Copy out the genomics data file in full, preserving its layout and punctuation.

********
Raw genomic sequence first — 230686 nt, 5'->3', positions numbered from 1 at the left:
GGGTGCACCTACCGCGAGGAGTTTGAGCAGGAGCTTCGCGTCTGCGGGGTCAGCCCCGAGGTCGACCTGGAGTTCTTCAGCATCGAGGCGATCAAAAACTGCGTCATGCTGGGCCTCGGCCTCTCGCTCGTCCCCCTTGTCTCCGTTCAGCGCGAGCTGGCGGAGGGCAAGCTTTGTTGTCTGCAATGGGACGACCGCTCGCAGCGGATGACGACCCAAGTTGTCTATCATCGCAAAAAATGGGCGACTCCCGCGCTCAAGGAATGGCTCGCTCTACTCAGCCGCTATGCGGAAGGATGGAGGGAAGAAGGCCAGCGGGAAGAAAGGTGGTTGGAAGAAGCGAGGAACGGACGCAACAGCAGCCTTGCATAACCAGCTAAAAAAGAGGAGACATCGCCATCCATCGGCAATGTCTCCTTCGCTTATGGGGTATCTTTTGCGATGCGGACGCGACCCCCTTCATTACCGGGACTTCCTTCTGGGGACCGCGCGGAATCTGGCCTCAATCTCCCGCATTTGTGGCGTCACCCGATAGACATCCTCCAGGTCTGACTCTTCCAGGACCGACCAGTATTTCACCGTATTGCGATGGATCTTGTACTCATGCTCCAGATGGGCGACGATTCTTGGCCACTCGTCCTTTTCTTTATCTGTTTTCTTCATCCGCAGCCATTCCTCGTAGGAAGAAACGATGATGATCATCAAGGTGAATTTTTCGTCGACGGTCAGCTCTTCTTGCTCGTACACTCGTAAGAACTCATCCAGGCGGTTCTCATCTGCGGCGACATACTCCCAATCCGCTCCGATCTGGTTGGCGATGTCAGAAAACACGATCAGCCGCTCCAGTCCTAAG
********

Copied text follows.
Raw genomic sequence first — 230686 nt, 5'->3', positions numbered from 1 at the left:
GGGTGCACCTACCGCGAGGAGTTTGAGCAGGAGCTTCGCGTCTGCGGGGTCAGCCCCGAGGTCGACCTGGAGTTCTTCAGCATCGAGGCGATCAAAAACTGCGTCATGCTGGGCCTCGGCCTCTCGCTCGTCCCCCTTGTCTCCGTTCAGCGCGAGCTGGCGGAGGGCAAGCTTTGTTGTCTGCAATGGGACGACCGCTCGCAGCGGATGACGACCCAAGTTGTCTATCATCGCAAAAAATGGGCGACTCCCGCGCTCAAGGAATGGCTCGCTCTACTCAGCCGCTATGCGGAAGGATGGAGGGAAGAAGGCCAGCGGGAAGAAAGGTGGTTGGAAGAAGCGAGGAACGGACGCAACAGCAGCCTTGCATAACCAGCTAAAAAAGAGGAGACATCGCCATCCATCGGCAATGTCTCCTTCGCTTATGGGGTATCTTTTGCGATGCGGACGCGACCCCCTTCATTACCGGGACTTCCTTCTGGGGACCGCGCGGAATCTGGCCTCAATCTCCCGCATTTGTGGCGTCACCCGATAGACATCCTCCAGGTCTGACTCTTCCAGGACCGACCAGTATTTCACCGTATTGCGATGGATCTTGTACTCATGCTCCAGATGGGCGACGATTCTTGGCCACTCGTCCTTTTCTTTATCTGTTTTCTTCATCCGCAGCCATTCCTCGTAGGAAGAAACGATGATGATCATCAAGGTGAATTTTTCGTCGACGGTCAGCTCTTCTTGCTCGTACACTCGTAAGAACTCATCCAGGCGGTTCTCATCTGCGGCGACATACTCCCAATCCGCTCCGATCTGGTTGGCGATGTCAGAAAACACGATCAGCCGCTCCAGTCCTAAG